Fire catches Iraq's biggest ballot warehouse before recount

Clay Curtis
June 13, 2018

Before the parliament had acted the electoral commission said it was voiding 1,021 ballot boxes from around the country, along with votes cast by Iraqis overseas and Iraqis still living in displacement camps that were set up during the battles against ISIL.

The fire in Baghdad, at one of the ballot warehouses, has fueled even more claims of a cover-up of the results.

Prime Minister Haidar al-Abadi described the fire as a "plot" aimed at undermining Iraq's democracy.

"We will take all necessary measures and strike with an iron fist all who undermine the security of the nation and its citizens", he added.

"Most of the ballot boxes are in the adjacent three warehouses that have not been burned", Maan reportedly declared at the scene.

Members of the Iraqi federal police stand outside the country's biggest ballot warehouse, where votes for the eastern Baghdad district were stored, as a column of black smoke billows from a the building, in the capital Baghdad on June 10, 2018.

But the result was contested following allegations of fraud namely by the veteran politicians led by parliamentary speaker Salim al-Juburi.

In the May 12 elections, the coalition led by nationalist populist Shiite cleric Muqtada al-Sadr won a surprise victory, earning 54 seats in parliament, while the Al-Fath coalition chaired by Hadi al-Ameri came in second with 47 seats.

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Last week, the parliament ordered a manual recount of the ballots, after outgoing Prime Minister Haider al-Abadi-whose coalition was only third in the elections-said that there had been irregularities in the electronic voting counting.

According to Interior Ministry spokesman Saad Maan, the blaze began on Sunday in one of four warehouses containing ballot boxes, documents, and equipment belonging to the Independent Higher Electoral Commission behind the May 12 vote, the Wall Street Journal (WSJ) reported on Sunday.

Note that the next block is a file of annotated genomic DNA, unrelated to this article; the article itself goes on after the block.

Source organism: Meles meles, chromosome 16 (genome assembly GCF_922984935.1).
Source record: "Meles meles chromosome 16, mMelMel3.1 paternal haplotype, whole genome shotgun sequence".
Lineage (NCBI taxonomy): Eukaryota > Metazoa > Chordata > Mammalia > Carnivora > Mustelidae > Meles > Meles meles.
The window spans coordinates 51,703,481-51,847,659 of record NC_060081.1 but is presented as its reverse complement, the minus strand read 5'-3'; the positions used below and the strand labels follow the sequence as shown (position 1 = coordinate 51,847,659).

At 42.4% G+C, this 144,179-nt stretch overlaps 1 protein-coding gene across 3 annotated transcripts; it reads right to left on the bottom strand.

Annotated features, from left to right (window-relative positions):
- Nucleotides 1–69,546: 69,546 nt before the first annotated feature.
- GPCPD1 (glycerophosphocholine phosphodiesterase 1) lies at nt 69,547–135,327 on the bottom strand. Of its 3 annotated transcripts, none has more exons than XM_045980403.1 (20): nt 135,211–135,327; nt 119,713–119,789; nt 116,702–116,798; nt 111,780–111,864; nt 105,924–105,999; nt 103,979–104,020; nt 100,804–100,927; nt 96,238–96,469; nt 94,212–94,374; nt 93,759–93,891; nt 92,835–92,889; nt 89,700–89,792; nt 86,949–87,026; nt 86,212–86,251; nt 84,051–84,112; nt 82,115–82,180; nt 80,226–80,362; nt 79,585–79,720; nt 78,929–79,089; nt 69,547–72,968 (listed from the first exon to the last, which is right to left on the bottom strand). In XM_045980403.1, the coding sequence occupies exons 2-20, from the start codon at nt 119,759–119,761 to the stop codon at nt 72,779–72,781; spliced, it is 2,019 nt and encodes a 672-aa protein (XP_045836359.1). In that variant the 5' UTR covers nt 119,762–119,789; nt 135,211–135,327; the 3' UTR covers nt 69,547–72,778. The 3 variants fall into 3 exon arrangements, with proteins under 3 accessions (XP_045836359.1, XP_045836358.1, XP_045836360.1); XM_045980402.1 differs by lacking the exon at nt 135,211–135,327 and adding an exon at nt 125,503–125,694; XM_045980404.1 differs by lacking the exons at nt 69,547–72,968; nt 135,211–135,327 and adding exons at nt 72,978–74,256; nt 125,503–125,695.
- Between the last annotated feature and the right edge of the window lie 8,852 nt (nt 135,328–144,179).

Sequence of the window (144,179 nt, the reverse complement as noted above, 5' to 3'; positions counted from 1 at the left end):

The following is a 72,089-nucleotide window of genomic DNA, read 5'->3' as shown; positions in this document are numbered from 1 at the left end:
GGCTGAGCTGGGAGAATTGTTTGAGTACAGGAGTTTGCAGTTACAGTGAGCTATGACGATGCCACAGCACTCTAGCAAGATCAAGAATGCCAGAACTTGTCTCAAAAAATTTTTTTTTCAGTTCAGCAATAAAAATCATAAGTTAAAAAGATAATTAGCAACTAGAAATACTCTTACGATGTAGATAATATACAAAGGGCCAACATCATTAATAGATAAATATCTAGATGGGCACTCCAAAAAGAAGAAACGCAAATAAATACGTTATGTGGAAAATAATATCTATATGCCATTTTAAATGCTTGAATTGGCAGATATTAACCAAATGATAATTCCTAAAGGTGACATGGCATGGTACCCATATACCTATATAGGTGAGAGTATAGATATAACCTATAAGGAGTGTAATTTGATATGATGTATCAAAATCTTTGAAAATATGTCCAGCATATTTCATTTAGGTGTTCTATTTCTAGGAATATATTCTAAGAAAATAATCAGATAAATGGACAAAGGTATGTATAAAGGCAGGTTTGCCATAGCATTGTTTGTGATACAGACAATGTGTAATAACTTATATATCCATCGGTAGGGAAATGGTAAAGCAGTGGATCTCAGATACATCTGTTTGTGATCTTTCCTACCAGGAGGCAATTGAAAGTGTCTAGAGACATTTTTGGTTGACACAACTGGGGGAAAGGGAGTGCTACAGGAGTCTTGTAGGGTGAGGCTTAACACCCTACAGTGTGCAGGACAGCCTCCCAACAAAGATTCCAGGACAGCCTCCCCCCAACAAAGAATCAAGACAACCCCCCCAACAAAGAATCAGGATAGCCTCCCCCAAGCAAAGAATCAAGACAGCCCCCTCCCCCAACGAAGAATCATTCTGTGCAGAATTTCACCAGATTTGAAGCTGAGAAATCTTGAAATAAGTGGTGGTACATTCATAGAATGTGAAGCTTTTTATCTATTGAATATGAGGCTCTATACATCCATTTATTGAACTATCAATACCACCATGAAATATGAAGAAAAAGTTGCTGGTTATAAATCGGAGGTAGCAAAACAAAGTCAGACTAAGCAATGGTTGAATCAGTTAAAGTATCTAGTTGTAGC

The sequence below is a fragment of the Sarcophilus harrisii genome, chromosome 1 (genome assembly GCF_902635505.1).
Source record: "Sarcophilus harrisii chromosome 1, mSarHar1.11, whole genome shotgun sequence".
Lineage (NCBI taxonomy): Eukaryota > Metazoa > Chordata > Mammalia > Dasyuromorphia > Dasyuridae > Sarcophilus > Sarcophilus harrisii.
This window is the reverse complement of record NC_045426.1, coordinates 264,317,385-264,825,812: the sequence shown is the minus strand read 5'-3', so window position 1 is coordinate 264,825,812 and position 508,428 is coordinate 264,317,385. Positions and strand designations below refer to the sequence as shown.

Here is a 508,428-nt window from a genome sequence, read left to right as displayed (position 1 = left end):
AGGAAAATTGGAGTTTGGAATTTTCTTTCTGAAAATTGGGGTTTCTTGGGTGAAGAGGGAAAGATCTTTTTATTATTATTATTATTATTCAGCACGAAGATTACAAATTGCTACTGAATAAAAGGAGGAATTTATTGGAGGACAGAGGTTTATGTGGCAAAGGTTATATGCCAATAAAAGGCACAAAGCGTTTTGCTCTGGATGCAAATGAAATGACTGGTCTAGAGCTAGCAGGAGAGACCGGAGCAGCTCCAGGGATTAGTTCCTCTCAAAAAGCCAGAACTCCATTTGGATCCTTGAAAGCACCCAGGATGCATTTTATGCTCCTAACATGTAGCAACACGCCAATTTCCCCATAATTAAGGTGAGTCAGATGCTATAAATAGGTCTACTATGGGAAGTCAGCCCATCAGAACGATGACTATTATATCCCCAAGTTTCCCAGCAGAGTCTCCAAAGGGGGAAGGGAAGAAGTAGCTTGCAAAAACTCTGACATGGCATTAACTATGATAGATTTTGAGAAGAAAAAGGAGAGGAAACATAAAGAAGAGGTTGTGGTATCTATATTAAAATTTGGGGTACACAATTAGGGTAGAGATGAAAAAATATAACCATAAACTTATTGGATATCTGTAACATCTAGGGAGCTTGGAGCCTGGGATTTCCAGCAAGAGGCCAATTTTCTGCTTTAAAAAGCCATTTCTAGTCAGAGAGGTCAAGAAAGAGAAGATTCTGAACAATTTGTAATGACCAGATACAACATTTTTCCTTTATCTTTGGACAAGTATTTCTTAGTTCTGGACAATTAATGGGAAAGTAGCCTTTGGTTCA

But the old guard, dumped by Iraqi voters, have clamored for a recount, although experts say it is unlikely to produce a major change in the number of seats won by their rival lists.

But it is unclear whether the recount would affect the outcome of the election.

Election victor Sadr on Monday called on Iraqis to unite rather than fight over the recount in a message aimed at unity following the fire.

The fire started hours after a number of judges were officially tasked with carrying out the manual process of recounting the votes from May's election. He said there were attempts by some to cause a civil war but promised he would not participate in one.

"We have checked our election device provided to Iraq after the fraud allegation erupted, and found out that there have been no malfunction in the device nor its system", said a spokesman.

Opponents of the recount, mostly those whose blocs did well in the election, point out that many who voted for it were lawmakers who lost their seat.

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